I can see why she was excited. Gaiman's story reads effortlessly. And the scenes are a wonderful collection of darkness and light, of horror and comedy and, always, even in the evil, of love. Through it all we follow Coraline, a bored schoolgirl on holiday and in a new home. The target of a wannabe mother from a sinister, alternate world, she too, is an interesting mixture of characteristics. Short as the book is, we delight in the growing understanding in the girl of what love means and of the sacrifices it sometimes demands.

Coraline is unlike Neil Gaiman's other mind-boggling works. It is a compact, lean and fully comprehensive piece. And I think it showcases just how brilliant this author is.

Note: In my opinion, the movie is a disappointment. Much of the shadowy feel of the written work is gone, surprising since the director is Tim Burton. Additional characters were added and scenes were modified, not for the better. My daughter says the movie was OK, but claims the book was better and commented on the same disappointments as I.

Copyright © Clayton Clifford Bye 2009
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3.0 out of 5 stars Better than buying your daughters 'Twilight', Jan. 11 2009
By 
MC (ON, Canada) - See all my reviews
The story is annoyingly reminiscent of Roald Dahl, but I would buy this for a pre-teen reader. It's not too long, the language is clear, and the idea of a big old haunted house is appealing. Coraline herself is the kind of heroine that encourages kids to find things out, and think for themselves, rather than going along the easy path.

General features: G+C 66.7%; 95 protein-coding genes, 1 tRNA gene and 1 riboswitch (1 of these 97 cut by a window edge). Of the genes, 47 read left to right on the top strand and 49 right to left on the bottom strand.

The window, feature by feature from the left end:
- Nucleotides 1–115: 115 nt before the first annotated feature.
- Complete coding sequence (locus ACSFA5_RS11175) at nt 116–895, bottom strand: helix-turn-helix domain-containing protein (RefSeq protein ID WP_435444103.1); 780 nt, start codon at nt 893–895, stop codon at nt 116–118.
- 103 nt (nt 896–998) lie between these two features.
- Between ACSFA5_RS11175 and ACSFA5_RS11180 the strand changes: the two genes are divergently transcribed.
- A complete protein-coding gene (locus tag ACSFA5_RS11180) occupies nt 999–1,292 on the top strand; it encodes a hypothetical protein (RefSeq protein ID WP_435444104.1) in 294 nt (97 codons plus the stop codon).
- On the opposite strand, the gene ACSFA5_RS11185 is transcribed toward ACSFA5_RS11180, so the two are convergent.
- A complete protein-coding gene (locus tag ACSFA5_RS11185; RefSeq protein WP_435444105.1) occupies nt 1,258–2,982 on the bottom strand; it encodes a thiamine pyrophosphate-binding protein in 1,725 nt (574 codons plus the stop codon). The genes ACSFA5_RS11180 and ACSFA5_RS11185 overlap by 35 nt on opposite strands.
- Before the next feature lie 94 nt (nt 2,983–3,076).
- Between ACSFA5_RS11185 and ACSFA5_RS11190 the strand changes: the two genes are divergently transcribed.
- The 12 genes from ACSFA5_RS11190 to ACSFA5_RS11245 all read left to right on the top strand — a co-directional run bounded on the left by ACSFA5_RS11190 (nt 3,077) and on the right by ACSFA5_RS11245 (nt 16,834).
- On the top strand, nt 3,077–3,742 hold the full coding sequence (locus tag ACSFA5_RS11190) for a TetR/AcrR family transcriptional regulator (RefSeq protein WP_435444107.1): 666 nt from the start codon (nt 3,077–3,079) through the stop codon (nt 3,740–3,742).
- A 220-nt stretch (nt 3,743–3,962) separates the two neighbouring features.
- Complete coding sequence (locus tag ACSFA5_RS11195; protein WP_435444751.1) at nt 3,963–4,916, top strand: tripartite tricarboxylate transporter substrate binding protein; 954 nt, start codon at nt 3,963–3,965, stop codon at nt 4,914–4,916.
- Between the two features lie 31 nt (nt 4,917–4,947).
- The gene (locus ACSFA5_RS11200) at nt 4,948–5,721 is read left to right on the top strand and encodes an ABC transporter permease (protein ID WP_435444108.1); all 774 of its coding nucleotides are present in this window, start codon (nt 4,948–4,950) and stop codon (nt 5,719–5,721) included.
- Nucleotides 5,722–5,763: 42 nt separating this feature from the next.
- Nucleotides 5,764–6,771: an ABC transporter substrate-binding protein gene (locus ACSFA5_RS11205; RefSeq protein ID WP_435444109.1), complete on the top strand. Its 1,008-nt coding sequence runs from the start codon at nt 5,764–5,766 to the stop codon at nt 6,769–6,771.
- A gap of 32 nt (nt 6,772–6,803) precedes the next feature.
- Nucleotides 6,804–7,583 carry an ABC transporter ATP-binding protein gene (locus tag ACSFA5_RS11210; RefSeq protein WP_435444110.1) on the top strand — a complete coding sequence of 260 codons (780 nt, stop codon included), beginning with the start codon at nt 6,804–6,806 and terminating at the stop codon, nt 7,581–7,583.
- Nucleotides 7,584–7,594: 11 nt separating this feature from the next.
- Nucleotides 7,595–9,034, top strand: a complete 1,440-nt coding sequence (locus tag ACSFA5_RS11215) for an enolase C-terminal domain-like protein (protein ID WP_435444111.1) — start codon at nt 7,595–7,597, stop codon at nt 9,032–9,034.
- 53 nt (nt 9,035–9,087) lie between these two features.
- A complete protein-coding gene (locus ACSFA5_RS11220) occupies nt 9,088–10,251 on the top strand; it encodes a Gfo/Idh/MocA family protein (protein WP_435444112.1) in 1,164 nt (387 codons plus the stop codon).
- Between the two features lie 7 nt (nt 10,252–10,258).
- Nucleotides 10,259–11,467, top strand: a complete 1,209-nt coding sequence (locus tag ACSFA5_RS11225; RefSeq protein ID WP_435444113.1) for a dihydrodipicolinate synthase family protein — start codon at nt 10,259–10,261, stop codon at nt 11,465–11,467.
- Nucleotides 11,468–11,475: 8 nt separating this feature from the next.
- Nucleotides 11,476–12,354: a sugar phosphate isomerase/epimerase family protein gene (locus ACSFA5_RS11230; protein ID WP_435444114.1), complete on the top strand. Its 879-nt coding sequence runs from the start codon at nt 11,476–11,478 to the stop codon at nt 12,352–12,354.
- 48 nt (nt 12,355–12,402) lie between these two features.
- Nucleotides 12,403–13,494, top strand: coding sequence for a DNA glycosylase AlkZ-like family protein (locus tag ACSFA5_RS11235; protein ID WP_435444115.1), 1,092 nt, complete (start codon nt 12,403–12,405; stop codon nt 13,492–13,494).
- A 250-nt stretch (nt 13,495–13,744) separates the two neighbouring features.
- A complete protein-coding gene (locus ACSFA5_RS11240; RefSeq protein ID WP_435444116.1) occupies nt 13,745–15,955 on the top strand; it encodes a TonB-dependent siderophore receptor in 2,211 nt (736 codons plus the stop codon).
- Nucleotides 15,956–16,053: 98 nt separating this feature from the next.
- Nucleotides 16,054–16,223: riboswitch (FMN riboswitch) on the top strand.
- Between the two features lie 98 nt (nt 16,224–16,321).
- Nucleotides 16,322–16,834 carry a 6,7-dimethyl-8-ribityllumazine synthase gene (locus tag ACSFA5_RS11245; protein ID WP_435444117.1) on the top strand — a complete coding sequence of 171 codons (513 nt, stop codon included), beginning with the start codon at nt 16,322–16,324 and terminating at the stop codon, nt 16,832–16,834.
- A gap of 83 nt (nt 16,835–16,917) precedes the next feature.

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4.0 out of 5 stars Never go through the door, Jan. 10 2009
By 
E. A Solinas "ea_solinas" (MD USA) - See all my reviews
(TOP 10 REVIEWER)    (HALL OF FAME)   
Nobody can drench a book in creepy, dank atmosphere like Neil Gaiman -- and it doesn't matter if it's a kid's book.

And "Coraline" -- now being released as a movie -- is no exception to Gaiman's track record. It's a haunting little dark fairy tale full of decayed apartments, dancing rats and eerie soulless doppelgangers, as well as a gutsy heroine who finds herself in this ominous "other" world.

Newly moved into an aged apartment, Coraline (not "Caroline" is bored. Her parents are too busy to do anything with her, and her neighbors are either insane or boring.

It's the sort of relentlessly dull world that any little girl would want to escape from -- until Coraline does. She encounters a formerly bricked-up door that leads into an apartment in another world, which looks eerily like her own. In fact, it's so similar that she has a taloned, button-eyed "other mother" and matching "other father," as well as a chorus of singing, dancing rats and magical toys.

At first Coraline is fascinated by the other world, especially since her other parents are very attentive. Then she finds her real parents sealed inside a mirror. With the help of a sarcastic cat, Coraline ventures back into the other world. But with her parents and a trio of dead children held hostage, Coraline's only hope is to gamble with her own freedom -- and she'll be trapped forever if she fails.

Without Neil Gaiman's touch, "Coraline" would just be another story about a kid who learns to appreciate her parents. But he infuses this story with a dark fairy-tale vibe -- decayed apartments, dead children in a mirror, beetles, disembodied hands, monsters that cling to the wall with souls in their grip, and rats that sing about how "we were here before you rose, we will be here when you fall."